Confabulation by Ronald Thomas

Reaching The End, Then Not by Ron BrownThe drive was silent, and for a few minutes Henry could remember what his life had been like just a few weeks before.

The mind is a powerful thing. It can lead people to accomplish tremendous things, both admirable and abominable. To do either, however, requires drive and focus. So what happens when you suddenly realize you’re consumed by a focus you have no memory of setting your mind to, something you are compelled to accomplish without understanding why?

That’s the situation facing three individuals in Confabulation. Once a happily married man and productive employee, Henry Adamson has become obsessed with the idea that his wife is in mortal danger. He can’t remember why he thinks this, but with every fiber of his being he knows it to be true.

Simon Klein and Carolyn Hansford are also having strange experiences. Simon is experiencing bizarre episodes of vision loss, while Carolyn is suddenly in possession of an amazing wealth of information she’s been able to leverage for financial gain, information she has no memory of obtaining.

On the surface the three seemingly have nothing in common, neither in relation to one another nor in the events they are experiencing. That is until they are each contacted by someone claiming to know what’s happening to them, someone who offers up fantastic tales of government conspiracies and a shadow organization manipulating psychic abilities. When events conspire to bring the three together they must figure out whom to believe, but how can you trust a stranger when you’re not even sure you can trust your own mind?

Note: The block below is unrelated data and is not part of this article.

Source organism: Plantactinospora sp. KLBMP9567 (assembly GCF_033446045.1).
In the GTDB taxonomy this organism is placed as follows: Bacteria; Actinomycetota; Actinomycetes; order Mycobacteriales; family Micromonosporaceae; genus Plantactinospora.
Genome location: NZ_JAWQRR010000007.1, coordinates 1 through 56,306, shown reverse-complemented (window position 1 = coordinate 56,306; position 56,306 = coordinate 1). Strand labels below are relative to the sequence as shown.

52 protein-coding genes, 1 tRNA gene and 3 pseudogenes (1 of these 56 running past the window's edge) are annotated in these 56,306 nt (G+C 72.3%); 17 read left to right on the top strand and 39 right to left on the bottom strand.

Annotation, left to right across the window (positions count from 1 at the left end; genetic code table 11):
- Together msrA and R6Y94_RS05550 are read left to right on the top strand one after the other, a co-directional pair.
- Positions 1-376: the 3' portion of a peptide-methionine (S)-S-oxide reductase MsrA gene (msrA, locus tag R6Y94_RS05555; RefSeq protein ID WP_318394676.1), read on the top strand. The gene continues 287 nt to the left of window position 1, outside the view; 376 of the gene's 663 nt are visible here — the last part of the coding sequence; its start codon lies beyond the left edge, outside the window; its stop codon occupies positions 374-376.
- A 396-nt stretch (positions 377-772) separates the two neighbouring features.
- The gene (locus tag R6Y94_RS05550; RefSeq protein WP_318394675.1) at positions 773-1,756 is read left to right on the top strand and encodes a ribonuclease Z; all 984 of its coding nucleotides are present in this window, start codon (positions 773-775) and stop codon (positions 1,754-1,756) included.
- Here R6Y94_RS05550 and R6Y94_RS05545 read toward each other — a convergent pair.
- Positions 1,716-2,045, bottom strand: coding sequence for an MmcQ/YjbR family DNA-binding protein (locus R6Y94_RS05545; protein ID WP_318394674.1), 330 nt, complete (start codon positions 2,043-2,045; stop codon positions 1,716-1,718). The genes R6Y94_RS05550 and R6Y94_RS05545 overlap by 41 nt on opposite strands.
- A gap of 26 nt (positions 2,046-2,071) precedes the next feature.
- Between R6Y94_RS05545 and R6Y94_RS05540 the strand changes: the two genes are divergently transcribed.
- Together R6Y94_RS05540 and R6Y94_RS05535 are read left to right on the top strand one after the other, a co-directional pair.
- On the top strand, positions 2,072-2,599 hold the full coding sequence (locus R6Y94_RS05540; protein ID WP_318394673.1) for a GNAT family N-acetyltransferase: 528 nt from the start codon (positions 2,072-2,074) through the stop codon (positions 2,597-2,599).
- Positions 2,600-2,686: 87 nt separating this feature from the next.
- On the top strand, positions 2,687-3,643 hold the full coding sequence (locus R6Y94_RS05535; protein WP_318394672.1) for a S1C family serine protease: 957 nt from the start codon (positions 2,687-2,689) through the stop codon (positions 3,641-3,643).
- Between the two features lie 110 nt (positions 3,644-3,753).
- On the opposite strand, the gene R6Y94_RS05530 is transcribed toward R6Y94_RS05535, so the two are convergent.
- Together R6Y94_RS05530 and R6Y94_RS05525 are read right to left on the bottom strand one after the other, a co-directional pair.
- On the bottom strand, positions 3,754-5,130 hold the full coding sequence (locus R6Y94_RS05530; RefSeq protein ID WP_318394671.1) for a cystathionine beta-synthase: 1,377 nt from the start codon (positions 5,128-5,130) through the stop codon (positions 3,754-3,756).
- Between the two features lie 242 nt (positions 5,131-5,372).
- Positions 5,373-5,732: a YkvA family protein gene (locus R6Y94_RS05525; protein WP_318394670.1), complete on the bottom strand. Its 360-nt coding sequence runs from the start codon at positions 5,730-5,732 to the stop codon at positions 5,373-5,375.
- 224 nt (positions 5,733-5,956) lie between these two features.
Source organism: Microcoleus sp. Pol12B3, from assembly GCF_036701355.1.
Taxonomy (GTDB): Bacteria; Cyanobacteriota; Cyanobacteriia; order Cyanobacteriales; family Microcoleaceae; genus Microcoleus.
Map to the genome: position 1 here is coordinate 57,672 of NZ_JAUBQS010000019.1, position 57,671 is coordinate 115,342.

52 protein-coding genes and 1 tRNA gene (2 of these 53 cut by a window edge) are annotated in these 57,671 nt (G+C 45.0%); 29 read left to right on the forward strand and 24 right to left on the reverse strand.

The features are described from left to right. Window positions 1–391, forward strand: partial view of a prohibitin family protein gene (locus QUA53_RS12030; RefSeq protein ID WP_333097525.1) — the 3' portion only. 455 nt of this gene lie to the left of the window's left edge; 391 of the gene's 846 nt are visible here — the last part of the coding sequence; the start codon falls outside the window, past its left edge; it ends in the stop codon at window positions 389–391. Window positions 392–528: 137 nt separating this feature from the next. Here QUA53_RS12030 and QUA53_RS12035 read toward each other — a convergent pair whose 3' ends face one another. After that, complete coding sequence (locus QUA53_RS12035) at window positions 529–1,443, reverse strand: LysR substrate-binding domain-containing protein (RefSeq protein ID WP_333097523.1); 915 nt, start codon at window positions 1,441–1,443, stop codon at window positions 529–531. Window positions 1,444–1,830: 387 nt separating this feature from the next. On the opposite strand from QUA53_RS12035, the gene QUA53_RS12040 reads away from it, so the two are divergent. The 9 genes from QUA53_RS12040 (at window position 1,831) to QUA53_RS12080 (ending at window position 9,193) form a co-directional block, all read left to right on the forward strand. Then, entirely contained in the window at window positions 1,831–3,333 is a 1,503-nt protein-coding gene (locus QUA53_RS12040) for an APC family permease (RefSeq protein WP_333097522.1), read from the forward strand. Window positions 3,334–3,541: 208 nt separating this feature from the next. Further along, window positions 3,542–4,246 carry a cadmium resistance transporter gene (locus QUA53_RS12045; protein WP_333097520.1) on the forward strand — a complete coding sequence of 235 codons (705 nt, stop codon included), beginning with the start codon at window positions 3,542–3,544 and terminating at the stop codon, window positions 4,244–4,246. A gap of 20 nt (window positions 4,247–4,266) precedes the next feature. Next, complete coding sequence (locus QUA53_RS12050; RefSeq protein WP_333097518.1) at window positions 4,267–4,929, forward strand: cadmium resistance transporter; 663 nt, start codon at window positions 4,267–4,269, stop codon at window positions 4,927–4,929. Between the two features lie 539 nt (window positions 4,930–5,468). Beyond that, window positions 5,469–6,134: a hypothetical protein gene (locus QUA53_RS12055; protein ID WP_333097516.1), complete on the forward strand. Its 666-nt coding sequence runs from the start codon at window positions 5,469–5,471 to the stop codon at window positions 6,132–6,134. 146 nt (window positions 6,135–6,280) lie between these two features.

Confabulation is an uncomfortable read. How can it not be when the premise is that your own mind is playing tricks on you, tricks so vivid you’re convinced they’re real. That concept gets even more disturbing when the possibility arises that your mind is being externally manipulated by means and for reasons you don’t understand, and author Ronald Thomas (actually the pen name of R. Thomas Brown) does a great job conveying the conflicting emotions of determination and panic which overwhelm the characters. The events with Henry are particularly claustrophobic, as his determination to protect his wife from the attack he knows is imminent escalates to the point he abandons his job in order to spy on her 24/7 in effort to be constantly vigilant against the dangers he’s convinced are everywhere around her. It’s a painful look at a mind descending into madness.

If you’re a fan of shadow organizations and/or conspiracy theories, Confabulation offers them up in spades. Add to that an interesting exploration of the power of the mind, infused with a nice twist that psychic ability doesn’t merely exist but that it’s able to be remotely manipulated, and you more than have the makings for some serious psychological suspense.

Confabulation is available as an e-book at Amazon.

Ronald Thomas is the pen name of R. Thomas Brown. Brown’s novel Hill Country, from Snubnose Press, is currently available. You can find his thoughts on fiction, and other matters, as well as information on his short fiction and upcoming novels at

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